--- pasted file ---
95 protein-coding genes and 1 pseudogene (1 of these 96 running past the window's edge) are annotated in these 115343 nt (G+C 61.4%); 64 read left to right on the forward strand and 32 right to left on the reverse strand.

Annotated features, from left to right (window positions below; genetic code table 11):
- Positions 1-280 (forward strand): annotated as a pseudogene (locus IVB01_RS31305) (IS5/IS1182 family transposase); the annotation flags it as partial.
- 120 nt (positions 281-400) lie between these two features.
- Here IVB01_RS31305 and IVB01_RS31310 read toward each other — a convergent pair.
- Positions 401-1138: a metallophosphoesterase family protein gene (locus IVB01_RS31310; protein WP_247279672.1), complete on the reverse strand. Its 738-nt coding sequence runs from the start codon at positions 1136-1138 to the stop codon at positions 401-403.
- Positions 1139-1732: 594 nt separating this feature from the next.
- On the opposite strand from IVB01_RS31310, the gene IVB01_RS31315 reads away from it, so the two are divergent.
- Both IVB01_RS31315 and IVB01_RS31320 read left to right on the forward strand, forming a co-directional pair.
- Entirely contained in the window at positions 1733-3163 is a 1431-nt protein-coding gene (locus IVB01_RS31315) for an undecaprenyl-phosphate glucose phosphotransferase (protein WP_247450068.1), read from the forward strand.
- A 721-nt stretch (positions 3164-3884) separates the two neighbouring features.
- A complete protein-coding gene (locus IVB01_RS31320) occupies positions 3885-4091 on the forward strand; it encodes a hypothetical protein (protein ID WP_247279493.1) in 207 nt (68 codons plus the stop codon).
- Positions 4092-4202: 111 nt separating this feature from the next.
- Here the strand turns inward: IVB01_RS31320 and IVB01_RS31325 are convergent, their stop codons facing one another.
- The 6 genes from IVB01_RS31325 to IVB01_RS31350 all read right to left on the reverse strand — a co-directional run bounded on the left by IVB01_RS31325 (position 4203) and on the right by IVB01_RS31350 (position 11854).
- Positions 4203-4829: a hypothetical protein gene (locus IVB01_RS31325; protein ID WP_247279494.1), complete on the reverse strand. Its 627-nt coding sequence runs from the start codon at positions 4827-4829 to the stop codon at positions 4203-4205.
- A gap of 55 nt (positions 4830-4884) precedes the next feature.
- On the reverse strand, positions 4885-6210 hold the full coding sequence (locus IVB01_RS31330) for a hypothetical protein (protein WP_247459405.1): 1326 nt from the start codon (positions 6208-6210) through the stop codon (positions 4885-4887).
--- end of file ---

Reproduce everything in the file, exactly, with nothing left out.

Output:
95 protein-coding genes and 1 pseudogene (1 of these 96 running past the window's edge) are annotated in these 115343 nt (G+C 61.4%); 64 read left to right on the forward strand and 32 right to left on the reverse strand.

Annotated features, from left to right (window positions below; genetic code table 11):
- Positions 1-280 (forward strand): annotated as a pseudogene (locus IVB01_RS31305) (IS5/IS1182 family transposase); the annotation flags it as partial.
- 120 nt (positions 281-400) lie between these two features.
- Here IVB01_RS31305 and IVB01_RS31310 read toward each other — a convergent pair.
- Positions 401-1138: a metallophosphoesterase family protein gene (locus IVB01_RS31310; protein WP_247279672.1), complete on the reverse strand. Its 738-nt coding sequence runs from the start codon at positions 1136-1138 to the stop codon at positions 401-403.
- Positions 1139-1732: 594 nt separating this feature from the next.
- On the opposite strand from IVB01_RS31310, the gene IVB01_RS31315 reads away from it, so the two are divergent.
- Both IVB01_RS31315 and IVB01_RS31320 read left to right on the forward strand, forming a co-directional pair.
- Entirely contained in the window at positions 1733-3163 is a 1431-nt protein-coding gene (locus IVB01_RS31315) for an undecaprenyl-phosphate glucose phosphotransferase (protein WP_247450068.1), read from the forward strand.
- A 721-nt stretch (positions 3164-3884) separates the two neighbouring features.
- A complete protein-coding gene (locus IVB01_RS31320) occupies positions 3885-4091 on the forward strand; it encodes a hypothetical protein (protein ID WP_247279493.1) in 207 nt (68 codons plus the stop codon).
- Positions 4092-4202: 111 nt separating this feature from the next.
- Here the strand turns inward: IVB01_RS31320 and IVB01_RS31325 are convergent, their stop codons facing one another.
- The 6 genes from IVB01_RS31325 to IVB01_RS31350 all read right to left on the reverse strand — a co-directional run bounded on the left by IVB01_RS31325 (position 4203) and on the right by IVB01_RS31350 (position 11854).
- Positions 4203-4829: a hypothetical protein gene (locus IVB01_RS31325; protein ID WP_247279494.1), complete on the reverse strand. Its 627-nt coding sequence runs from the start codon at positions 4827-4829 to the stop codon at positions 4203-4205.
- A gap of 55 nt (positions 4830-4884) precedes the next feature.
- On the reverse strand, positions 4885-6210 hold the full coding sequence (locus IVB01_RS31330) for a hypothetical protein (protein WP_247459405.1): 1326 nt from the start codon (positions 6208-6210) through the stop codon (positions 4885-4887).